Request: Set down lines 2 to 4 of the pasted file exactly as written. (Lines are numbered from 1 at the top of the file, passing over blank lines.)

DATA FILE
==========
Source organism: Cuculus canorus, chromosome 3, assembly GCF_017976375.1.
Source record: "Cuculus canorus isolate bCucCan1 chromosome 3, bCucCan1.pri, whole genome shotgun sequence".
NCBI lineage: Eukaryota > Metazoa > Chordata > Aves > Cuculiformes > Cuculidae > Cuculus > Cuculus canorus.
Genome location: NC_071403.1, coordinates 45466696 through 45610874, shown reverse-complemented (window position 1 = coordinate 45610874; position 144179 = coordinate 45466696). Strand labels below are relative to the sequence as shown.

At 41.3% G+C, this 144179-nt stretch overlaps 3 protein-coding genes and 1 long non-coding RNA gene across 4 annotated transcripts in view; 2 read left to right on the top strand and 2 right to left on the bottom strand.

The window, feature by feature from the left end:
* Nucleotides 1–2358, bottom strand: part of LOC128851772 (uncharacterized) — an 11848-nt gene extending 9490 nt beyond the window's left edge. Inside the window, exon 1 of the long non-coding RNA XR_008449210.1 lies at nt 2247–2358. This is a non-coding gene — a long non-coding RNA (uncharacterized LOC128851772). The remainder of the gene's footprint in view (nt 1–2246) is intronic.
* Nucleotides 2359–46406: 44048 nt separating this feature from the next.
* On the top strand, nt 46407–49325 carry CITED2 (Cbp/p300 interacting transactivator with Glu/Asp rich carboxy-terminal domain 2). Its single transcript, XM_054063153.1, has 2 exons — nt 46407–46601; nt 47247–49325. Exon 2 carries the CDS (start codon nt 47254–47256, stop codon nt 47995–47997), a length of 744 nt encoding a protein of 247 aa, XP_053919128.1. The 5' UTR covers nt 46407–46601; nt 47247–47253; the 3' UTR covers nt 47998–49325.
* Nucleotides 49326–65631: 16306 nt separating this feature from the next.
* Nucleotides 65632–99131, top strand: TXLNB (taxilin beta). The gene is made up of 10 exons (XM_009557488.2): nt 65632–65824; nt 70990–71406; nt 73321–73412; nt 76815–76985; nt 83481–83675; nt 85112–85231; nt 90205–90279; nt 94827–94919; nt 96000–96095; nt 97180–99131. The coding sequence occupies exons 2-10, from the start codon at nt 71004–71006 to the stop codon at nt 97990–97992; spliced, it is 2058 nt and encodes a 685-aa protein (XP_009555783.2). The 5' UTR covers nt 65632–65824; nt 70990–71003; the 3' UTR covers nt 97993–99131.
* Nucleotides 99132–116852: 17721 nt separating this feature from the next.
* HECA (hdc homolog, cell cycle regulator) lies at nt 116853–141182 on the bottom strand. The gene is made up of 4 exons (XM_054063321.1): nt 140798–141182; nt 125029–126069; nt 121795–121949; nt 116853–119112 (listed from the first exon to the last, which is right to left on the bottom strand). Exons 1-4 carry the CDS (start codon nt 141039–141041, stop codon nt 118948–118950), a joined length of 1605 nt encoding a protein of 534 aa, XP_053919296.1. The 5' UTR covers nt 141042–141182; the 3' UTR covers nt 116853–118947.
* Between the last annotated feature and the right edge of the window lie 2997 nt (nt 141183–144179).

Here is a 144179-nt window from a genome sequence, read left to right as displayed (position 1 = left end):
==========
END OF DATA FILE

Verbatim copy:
Source record: "Cuculus canorus isolate bCucCan1 chromosome 3, bCucCan1.pri, whole genome shotgun sequence".
NCBI lineage: Eukaryota > Metazoa > Chordata > Aves > Cuculiformes > Cuculidae > Cuculus > Cuculus canorus.
Genome location: NC_071403.1, coordinates 45466696 through 45610874, shown reverse-complemented (window position 1 = coordinate 45610874; position 144179 = coordinate 45466696). Strand labels below are relative to the sequence as shown.